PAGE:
Almost hidden in a corner of the tiny Reception area of the Drostdy Hotel in Graaff-Reinet is a framed text. Upon closer inspection, it turns out to be an extract from a book written in the late 18th century.
It has an impressive title:
An Account of Travels into the Interior of Southern Africa, in the Years 1797 and 1798: including Cursory Observations on the Geology and Geography of the Southern Part of that Continent; the Natural History of such Objects as occurred in the Animal, Vegetable, and Mineral Kingdoms; and Sketches of the Physical and Moral Characters of the Various Tribes of Inhabitants surrounding the Settlement of the Cape of Good Hope.
To which is annexed, a Description of the Present State, Population, and the Produce of that Extensive Colony; with a Map Constructed Entirely from Actual Observations made in the Course of the Travels.
By John Barrow,
late Secretary to the Earl of Macartney, and Auditor-General of Public Accounts, at the Cape of Good Hope.
At the time of Barrow’s travels in these parts, the country looked much different to what we see and experience today. Of course, his views would have been shaped by a grand lifestyle of privilege and wealth in England. His descriptions of Graaff-Reinet and its surrounds are anything but complimentary.
Of the village itself, he writes:
It consists of an assemblage of mud huts placed at some distance of each other, forming a kind of street. At the upper end stands the house of the landrost, built also of mud, and a few miserable hovels that were intended as offices for the transaction of public business: most of these have tumbled in; and the rest are in a ruinous condition and not habitable.
Bear in mind that today the award-winning Drostdy Hotel is a much sought-after tourist property that in recent years hosted the likes of the late former President Nelson Mandela.
According to a brief history on the Heritage Portal, the building that now comprises the main part of the hotel was built around 1804 (shortly after Barrow’s visit there). Renowned architect Louis Michel Thibault was responsible for its design. It served as the office and residence of the local landdrost – a kind of magistrate for the rural districts at the time – before becoming private property. From around 1870 it was converted to a hotel.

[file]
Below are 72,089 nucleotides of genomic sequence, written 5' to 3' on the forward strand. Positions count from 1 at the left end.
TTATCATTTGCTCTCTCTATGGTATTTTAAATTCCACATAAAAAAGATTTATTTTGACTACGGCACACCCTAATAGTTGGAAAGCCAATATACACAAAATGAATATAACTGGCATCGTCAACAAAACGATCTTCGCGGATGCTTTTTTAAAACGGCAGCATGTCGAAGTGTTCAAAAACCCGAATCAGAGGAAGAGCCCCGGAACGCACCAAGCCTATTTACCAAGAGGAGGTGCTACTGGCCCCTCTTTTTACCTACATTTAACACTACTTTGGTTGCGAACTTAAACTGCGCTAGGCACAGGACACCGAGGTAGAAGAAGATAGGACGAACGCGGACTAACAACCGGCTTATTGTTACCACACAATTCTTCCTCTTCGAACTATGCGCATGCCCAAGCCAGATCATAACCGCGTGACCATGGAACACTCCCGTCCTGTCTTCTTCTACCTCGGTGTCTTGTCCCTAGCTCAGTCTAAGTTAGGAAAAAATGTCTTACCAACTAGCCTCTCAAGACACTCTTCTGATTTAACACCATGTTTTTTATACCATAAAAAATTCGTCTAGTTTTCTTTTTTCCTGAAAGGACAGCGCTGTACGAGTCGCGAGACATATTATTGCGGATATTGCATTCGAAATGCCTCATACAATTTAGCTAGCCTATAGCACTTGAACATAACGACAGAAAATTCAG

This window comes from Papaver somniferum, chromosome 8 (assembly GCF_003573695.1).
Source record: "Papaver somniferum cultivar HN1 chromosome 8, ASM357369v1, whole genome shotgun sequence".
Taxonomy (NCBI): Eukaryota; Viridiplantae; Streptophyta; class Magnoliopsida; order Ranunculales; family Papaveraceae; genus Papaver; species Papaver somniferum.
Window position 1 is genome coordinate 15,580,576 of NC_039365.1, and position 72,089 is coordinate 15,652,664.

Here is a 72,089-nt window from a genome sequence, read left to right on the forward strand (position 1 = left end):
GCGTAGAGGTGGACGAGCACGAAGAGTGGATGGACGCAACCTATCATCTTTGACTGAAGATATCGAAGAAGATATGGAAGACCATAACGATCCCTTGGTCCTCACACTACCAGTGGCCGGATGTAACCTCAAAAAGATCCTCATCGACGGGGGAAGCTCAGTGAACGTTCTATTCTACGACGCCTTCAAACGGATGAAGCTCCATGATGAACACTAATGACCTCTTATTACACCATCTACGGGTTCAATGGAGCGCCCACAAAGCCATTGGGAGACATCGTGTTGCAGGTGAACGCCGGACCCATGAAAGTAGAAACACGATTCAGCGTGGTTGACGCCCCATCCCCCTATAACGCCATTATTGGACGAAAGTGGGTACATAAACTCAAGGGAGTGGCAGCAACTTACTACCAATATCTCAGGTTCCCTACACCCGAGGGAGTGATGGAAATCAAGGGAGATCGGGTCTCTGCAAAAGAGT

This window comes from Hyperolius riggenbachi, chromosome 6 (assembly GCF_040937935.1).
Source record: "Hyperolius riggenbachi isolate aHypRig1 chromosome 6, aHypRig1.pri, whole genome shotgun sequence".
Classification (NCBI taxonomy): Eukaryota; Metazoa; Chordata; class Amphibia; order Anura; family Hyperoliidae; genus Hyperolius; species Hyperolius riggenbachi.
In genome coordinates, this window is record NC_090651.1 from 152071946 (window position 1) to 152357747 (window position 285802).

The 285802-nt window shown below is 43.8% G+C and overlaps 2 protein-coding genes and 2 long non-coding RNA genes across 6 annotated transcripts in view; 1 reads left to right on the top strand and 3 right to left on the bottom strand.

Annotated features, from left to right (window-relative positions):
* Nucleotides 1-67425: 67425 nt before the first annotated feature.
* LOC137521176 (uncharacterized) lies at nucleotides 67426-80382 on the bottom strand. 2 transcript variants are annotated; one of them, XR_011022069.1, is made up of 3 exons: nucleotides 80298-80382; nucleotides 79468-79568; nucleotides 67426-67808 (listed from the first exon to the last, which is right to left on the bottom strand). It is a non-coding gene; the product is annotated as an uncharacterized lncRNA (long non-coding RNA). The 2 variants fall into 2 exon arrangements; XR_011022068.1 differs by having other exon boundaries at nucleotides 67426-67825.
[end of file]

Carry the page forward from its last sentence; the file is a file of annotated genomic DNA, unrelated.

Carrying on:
A century later, in late 1970, the building was acquired and extensively renovated by Dr Anton Rupert’s Oude Meester Group, in association with Historical Homes of South Africa.
The quaint town of today is home to historic architecture, art galleries, museums and fine-dining restaurants – a far cry from the caustic John Barrow’s description:
The village is chiefly inhabited by mechanics, and such as hold some petty employment under the landrost. Its appearance is more miserable than that of the poorest village in England. The necessaries of life are with difficulty procured in it; for, though there be plenty of land, few are found industrious enough to cultivate it. No milk, no butter, no cheese, no vegetables of any kind, are to be had upon any terms. There is no butcher, no chandler, no grocer, no baker. Every one must provide for himself as well as he can.
Graaff-Reinet attracts visitors from all around the world, many of whom visit the nearby Camdeboo National Park. A great feature of this park is the Valley of Desolation with imposing rock formations towering above the expansive valley floor stretching to the horizon, a landscape formed by volcanic and erosion forces in the Jurassic Period about 150 million years ago. This view is best taken in at sunset.
Postscript: My first names derive from an ancestor, five generations back, who was baptised in Graaff-Reinet in 1798 – the same year John Barrow visited the town.